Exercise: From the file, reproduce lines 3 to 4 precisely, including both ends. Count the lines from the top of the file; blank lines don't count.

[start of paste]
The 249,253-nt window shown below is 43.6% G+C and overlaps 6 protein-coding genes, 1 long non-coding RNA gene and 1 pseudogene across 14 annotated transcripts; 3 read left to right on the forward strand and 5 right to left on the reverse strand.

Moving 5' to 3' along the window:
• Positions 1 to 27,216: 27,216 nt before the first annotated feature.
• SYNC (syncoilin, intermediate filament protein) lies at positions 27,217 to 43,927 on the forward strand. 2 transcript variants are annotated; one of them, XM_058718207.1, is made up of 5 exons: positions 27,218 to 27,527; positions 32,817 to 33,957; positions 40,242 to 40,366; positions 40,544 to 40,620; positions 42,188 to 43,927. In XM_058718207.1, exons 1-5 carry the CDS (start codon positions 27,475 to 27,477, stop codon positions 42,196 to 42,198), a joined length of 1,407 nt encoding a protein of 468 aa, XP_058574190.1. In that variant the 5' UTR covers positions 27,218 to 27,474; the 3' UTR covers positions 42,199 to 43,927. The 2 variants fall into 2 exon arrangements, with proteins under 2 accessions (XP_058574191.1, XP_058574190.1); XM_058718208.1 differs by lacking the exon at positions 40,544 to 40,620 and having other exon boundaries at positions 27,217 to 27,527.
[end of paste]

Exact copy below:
• Positions 1 to 27,216: 27,216 nt before the first annotated feature.
• SYNC (syncoilin, intermediate filament protein) lies at positions 27,217 to 43,927 on the forward strand. 2 transcript variants are annotated; one of them, XM_058718207.1, is made up of 5 exons: positions 27,218 to 27,527; positions 32,817 to 33,957; positions 40,242 to 40,366; positions 40,544 to 40,620; positions 42,188 to 43,927. In XM_058718207.1, exons 1-5 carry the CDS (start codon positions 27,475 to 27,477, stop codon positions 42,196 to 42,198), a joined length of 1,407 nt encoding a protein of 468 aa, XP_058574190.1. In that variant the 5' UTR covers positions 27,218 to 27,474; the 3' UTR covers positions 42,199 to 43,927. The 2 variants fall into 2 exon arrangements, with proteins under 2 accessions (XP_058574191.1, XP_058574190.1); XM_058718208.1 differs by lacking the exon at positions 40,544 to 40,620 and having other exon boundaries at positions 27,217 to 27,527.